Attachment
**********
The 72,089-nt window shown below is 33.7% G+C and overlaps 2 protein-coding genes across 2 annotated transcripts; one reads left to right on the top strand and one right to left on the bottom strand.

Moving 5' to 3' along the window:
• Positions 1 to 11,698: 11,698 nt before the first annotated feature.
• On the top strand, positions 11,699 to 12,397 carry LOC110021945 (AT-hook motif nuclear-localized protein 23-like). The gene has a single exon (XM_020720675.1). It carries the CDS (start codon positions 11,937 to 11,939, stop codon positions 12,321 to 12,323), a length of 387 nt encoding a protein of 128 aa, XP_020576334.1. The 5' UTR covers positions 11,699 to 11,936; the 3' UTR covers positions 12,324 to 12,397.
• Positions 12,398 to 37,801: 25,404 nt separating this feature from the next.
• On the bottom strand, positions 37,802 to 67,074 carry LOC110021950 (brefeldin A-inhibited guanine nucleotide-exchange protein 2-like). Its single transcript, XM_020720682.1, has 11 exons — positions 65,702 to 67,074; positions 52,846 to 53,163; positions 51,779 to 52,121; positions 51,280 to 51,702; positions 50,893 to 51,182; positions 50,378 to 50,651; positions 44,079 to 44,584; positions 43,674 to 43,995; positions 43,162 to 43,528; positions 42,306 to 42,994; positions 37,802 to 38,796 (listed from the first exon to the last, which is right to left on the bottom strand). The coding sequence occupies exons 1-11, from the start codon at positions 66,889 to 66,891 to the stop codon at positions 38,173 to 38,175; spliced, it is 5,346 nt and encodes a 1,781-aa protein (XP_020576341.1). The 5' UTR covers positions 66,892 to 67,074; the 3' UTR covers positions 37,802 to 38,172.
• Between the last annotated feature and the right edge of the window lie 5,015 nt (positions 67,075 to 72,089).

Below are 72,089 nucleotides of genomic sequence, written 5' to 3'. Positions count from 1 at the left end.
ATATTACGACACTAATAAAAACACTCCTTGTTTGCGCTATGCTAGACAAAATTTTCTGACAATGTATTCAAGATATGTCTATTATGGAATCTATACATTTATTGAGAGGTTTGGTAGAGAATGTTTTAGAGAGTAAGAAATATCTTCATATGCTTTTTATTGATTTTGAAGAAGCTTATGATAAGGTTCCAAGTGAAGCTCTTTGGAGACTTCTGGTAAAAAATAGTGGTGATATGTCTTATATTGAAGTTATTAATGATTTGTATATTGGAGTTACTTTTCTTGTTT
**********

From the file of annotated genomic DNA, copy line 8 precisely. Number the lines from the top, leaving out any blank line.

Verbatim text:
Below are 72,089 nucleotides of genomic sequence, written 5' to 3'. Positions count from 1 at the left end.